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As she weaved her way through the crowded streets, she kept her eyes on the foot path ahead, intent on getting to the bus terminus before the last bus left. She felt annoyed at the people strolling leisurely and those locked in conversation while occupying the whole pavement.
At one point, she had to dodge the elbow of a ‘stroller’ clapping his hands as he threw his head back and laughed loudly at a joke. She shook her head and rolled her eyes. “Idlers!” she muttered under her breath as she tripled her steps to walk past the young man and his friends.
Just when she had cleared another stretch of slow-walking ‘idlers’, she caught a glimpse of another young man skillfully strumming a beautiful tune from a guitar. He was obviously visually impaired as his eyes were unusually sunken and his eyelids were scrunched together, leaving barely enough space for him to see.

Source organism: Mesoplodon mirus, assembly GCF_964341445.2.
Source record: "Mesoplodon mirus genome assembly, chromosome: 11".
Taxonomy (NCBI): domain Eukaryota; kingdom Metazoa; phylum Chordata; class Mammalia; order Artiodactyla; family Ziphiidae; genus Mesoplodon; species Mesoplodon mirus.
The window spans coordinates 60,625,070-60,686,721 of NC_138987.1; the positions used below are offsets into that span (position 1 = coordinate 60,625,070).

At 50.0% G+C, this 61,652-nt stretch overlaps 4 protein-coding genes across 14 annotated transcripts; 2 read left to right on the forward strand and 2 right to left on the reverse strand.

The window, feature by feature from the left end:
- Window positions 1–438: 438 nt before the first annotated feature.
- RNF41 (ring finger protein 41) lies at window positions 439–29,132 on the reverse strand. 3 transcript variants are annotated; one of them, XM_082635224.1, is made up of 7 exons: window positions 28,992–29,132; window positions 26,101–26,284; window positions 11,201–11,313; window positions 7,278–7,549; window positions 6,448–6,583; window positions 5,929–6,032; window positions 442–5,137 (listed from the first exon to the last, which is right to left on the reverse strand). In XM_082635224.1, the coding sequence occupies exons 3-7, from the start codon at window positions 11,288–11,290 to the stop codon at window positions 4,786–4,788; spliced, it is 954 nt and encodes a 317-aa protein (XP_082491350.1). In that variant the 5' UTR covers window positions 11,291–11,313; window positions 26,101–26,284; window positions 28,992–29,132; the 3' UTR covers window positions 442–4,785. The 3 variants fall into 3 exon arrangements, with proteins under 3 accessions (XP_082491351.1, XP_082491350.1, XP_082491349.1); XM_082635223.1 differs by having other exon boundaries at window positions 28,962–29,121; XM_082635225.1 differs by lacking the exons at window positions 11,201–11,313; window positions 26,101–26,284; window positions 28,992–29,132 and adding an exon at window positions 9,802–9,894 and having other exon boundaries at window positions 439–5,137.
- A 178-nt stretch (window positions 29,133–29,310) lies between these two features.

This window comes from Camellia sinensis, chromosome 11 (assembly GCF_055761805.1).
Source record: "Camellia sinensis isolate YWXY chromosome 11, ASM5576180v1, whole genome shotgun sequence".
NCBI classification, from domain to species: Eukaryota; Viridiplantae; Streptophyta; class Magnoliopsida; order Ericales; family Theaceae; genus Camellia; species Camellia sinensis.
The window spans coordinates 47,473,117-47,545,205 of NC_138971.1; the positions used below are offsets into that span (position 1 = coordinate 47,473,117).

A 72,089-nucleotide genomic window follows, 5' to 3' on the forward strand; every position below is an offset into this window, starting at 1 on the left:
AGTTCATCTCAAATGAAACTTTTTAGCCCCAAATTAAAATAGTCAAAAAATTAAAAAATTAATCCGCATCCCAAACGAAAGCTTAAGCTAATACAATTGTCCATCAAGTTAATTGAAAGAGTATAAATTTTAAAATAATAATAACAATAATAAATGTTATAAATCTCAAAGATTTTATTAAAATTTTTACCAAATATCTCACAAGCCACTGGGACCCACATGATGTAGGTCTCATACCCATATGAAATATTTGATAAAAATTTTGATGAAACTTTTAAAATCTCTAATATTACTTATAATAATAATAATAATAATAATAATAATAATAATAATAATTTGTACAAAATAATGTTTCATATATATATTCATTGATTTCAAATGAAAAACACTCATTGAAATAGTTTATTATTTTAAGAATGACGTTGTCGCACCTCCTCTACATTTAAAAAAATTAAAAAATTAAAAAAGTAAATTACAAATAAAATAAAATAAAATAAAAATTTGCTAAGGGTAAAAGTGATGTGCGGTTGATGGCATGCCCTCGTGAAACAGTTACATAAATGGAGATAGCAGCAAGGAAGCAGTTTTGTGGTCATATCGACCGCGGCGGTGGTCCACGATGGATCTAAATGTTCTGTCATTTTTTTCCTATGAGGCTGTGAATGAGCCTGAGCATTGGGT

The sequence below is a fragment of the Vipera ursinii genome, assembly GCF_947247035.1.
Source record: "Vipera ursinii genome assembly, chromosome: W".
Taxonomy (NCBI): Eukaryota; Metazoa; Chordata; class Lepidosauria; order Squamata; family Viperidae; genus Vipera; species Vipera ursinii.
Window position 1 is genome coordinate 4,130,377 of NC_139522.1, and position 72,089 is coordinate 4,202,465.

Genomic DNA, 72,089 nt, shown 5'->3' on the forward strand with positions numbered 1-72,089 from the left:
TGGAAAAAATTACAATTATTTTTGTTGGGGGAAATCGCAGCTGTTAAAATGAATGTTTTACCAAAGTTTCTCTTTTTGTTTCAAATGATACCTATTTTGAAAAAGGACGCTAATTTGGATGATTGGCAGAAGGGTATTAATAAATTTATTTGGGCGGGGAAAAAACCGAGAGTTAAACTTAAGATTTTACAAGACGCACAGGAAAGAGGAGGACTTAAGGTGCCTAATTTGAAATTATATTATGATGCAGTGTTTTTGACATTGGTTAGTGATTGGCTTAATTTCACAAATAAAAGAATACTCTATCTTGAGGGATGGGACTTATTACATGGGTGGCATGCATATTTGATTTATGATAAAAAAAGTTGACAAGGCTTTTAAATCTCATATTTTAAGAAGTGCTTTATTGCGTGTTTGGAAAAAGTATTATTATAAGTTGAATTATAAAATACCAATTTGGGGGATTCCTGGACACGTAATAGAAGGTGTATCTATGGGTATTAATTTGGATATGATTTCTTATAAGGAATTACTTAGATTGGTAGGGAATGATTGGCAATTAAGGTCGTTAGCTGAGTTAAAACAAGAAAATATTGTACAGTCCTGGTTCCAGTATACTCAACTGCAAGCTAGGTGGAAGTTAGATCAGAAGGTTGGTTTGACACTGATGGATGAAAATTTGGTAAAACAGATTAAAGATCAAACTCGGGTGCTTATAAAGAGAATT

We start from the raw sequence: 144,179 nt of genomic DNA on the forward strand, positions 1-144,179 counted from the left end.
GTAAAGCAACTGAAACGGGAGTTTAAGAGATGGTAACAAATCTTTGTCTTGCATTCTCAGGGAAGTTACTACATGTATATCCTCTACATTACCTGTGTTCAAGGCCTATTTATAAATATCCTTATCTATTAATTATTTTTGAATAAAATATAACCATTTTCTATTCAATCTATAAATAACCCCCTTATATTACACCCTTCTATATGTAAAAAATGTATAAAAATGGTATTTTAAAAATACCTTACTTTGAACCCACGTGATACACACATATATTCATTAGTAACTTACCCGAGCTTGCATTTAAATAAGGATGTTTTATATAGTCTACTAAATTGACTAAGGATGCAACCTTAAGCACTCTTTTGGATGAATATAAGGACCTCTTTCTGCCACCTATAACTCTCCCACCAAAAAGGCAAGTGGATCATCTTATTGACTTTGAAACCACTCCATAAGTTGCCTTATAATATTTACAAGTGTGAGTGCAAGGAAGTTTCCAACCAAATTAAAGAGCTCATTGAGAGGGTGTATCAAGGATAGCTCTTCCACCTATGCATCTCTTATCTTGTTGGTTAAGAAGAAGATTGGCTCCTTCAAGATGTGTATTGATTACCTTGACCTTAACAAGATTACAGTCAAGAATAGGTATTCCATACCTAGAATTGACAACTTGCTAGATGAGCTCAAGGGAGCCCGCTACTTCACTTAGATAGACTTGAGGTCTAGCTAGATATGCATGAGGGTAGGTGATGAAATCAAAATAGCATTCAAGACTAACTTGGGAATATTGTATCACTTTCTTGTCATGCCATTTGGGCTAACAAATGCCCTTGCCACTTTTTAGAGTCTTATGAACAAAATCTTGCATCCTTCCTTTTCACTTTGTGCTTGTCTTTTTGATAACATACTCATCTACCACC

His companion, a young man of about same age who bore a striking resemblance, stood by awkwardly, looking hopeful that someone would drop another coin or note into the open guitar case in front of them.
For a moment, her steps slowed as she instinctively put her hand in her bag to fish for her coin purse. But her pace picked up again after a few seconds and she walked away. “Are you crazy? Opening your handbag in the middle of the street?” She looked around and noticed that nobody was stopping to make a donation. “This must be a bad street. No one would dare,” she told herself. “If I end up being mugged, everyone will say it serves me right. After all, this is Nairobi.”
Later as she rode in the bus, she noticed the young man and his companion still in the same spot. Several people stood in front of them, watching the performance with interest while others dropped their donations in the guitar case as they walked by. She felt shame and regret for walking past the young man. “Tomorrow, I’ll definitely do it. Tomorrow, I will give,” she assured herself.
Fear and shame often stop us from helping other people. These are normal feelings. The difference comes when you purpose to overcome these feelings and step up to do your part no matter the consequences. This is what being a hero is all about. You have to be willing to embrace vulnerability and risk being everybody’s fool.
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